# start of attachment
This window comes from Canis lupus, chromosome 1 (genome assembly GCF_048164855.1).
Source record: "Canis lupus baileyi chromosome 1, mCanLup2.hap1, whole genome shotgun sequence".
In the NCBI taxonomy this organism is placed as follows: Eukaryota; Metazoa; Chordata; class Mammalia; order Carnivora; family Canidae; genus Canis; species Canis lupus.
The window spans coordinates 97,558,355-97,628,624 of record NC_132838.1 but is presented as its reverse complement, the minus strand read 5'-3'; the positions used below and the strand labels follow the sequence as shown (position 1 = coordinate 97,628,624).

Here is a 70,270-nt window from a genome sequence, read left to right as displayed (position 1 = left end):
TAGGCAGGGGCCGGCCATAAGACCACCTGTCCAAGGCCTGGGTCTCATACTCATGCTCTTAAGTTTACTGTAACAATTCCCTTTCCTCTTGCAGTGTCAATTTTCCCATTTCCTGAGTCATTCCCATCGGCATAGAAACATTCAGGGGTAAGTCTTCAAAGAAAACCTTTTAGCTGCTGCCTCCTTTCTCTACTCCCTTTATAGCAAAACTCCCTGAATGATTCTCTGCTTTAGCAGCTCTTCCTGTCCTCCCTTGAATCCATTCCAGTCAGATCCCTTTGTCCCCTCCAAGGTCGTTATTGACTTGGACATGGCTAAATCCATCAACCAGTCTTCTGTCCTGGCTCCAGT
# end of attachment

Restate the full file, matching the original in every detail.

This window comes from Canis lupus, chromosome 1 (genome assembly GCF_048164855.1).
Source record: "Canis lupus baileyi chromosome 1, mCanLup2.hap1, whole genome shotgun sequence".
In the NCBI taxonomy this organism is placed as follows: Eukaryota; Metazoa; Chordata; class Mammalia; order Carnivora; family Canidae; genus Canis; species Canis lupus.
The window spans coordinates 97,558,355-97,628,624 of record NC_132838.1 but is presented as its reverse complement, the minus strand read 5'-3'; the positions used below and the strand labels follow the sequence as shown (position 1 = coordinate 97,628,624).

Here is a 70,270-nt window from a genome sequence, read left to right as displayed (position 1 = left end):
TAGGCAGGGGCCGGCCATAAGACCACCTGTCCAAGGCCTGGGTCTCATACTCATGCTCTTAAGTTTACTGTAACAATTCCCTTTCCTCTTGCAGTGTCAATTTTCCCATTTCCTGAGTCATTCCCATCGGCATAGAAACATTCAGGGGTAAGTCTTCAAAGAAAACCTTTTAGCTGCTGCCTCCTTTCTCTACTCCCTTTATAGCAAAACTCCCTGAATGATTCTCTGCTTTAGCAGCTCTTCCTGTCCTCCCTTGAATCCATTCCAGTCAGATCCCTTTGTCCCCTCCAAGGTCGTTATTGACTTGGACATGGCTAAATCCATCAACCAGTCTTCTGTCCTGGCTCCAGT